Four Things You Need to Know About the SEC Roundtable on Cybersecurity

April 07, 2014

Cybersecurity failures in 2013 exposed the vulnerabilities of the financial markets, financial institutions, and public companies to cyber-incursions. In setting an agenda for 2014, the U.S. Securities and Exchange Commission (SEC) announced that it would begin scrutinizing the cybersecurity efforts of regulated entities. The SEC held a roundtable on cybersecurity at its headquarters in Washington, D.C. on March 26, 2014. Participants in the roundtable, who came from both the government and the private sector, are focused on defending the infrastructure of the financial system as well as the data and intellectual property held by public companies.

The roundtable opened with remarks from Chairwoman Mary Jo White and the other Commissioners, which were followed by four moderated panel discussions covering: the cybersecurity landscape; public company disclosure of cyber-events; cybersecurity of market systems; and cybersecurity issues facing broker-dealers, investment advisers, and transfer agents. Although the subjects covered by the panels were wide-ranging, four topics were central to the overall discussion:

  • The current cyber-threat environment. Panelists discussed the rapid evolution of malware, novel or so-called “0-day exploits,” ransomwear, identify theft, and the destruction/corruption of data as among the most common threats facing organizations today. Although the magnitude of cyber-incursions was noted as a concern, panelists also focused attention on the global nature of the problem as well as the varied threats presented by different actors, including cyber-crime, hacktivism, cyber-espionage, and cyber-warfare. The financial services, energy, and healthcare sectors were cited as the primary targets for cyber-incursions. Of these sectors, the financial services industry was generally deemed the most advanced in thinking about security; however, panelists raised concerns about smaller financial institutions, particularly investment advisers, who are perceived to be particularly vulnerable due to resources constraints, including the scarcity of trained personnel to handle incident response.
  • The role of the board of directors. Panelists view boards of directors as instrumental in an organization’s cybersecurity efforts, citing the importance of the board’s role in thinking about the strategic implications of a breach, as well as addressing cyber and enterprise risk management in a coordinated manner. Although panelists agreed that not all boards need cybersecurity committees, they stressed that boards must know what questions about a firm’s cybersecurity they need to ask senior managers. Panelists noted as a positive development the increase in board-level attention to cybersecurity, which at one national exchange is now on every agenda for multiple board committees.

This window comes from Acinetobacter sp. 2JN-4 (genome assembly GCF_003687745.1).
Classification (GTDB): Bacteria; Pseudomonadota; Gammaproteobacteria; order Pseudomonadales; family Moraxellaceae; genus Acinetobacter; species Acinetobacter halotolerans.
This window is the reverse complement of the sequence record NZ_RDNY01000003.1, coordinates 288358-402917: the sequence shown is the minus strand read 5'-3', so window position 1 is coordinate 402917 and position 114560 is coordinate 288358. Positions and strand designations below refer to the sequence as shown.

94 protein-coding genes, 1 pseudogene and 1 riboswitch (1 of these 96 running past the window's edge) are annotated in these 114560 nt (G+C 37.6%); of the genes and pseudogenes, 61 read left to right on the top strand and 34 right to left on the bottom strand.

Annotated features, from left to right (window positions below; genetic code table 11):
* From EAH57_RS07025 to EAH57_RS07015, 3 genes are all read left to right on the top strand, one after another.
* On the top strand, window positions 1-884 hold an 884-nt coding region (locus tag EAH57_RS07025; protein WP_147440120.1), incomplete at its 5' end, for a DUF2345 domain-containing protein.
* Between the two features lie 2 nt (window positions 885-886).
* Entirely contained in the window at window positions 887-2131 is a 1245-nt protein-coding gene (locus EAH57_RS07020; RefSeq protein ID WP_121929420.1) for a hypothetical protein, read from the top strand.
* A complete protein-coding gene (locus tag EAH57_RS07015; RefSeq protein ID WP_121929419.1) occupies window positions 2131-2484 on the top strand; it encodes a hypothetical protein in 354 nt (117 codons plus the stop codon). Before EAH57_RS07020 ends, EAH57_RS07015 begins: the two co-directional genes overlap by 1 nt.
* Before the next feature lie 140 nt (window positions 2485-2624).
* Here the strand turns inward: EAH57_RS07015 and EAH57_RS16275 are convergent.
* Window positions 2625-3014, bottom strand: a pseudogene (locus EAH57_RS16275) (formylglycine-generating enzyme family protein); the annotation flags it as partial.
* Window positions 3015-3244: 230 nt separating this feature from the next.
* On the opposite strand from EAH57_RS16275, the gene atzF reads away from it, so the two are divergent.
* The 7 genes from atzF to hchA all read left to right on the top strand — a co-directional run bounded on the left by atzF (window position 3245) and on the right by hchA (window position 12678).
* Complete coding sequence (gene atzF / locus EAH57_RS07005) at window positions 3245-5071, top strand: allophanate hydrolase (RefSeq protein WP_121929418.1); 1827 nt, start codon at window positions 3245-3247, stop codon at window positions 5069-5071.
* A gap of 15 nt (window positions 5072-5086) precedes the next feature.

• Public company disclosure of cyber-incursions. The Commissioners were intently focused on the state of public company disclosures of cyber-risks. In particular, the Commissioners wanted to learn more about the specific cyber-events companies are disclosing as well as the disclosure information sought by investors. The Commissioners appeared to be weighing the necessity of providing additional guidance and/or imposing minimum disclosures standards, an idea that was rebuffed by panelists.
  • The role of information sharing in combating cyber-threats. Panelists agreed that in addition to sharing information between industry participants, the private sector and government need to coordinate and share information on cyber-threats. Of concern for the panelists is the absence of statutory clarity regarding what information an organization can share with governmental entities. Panelists also noted situations in which the Department of Homeland Security or the FBI provides companies with information that for national security considerations cannot be disclosed. Such circumstances, which panelists believe will occur more frequently, create tension with an organization’s disclosure obligations that panelists urged the SEC to address in future guidance.

The roundtable highlighted that the SEC is taking cybersecurity at regulated entities and public companies very seriously. Indeed, Chairwoman White attended the entirety of the roundtable, and actively questioned panelists, as did the other Commissioners. We expect the Commission will continue to focus on cybersecurity in examinations, regulatory enforcement actions, and future regulations.

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This article was originally published by Bingham McCutchen LLP.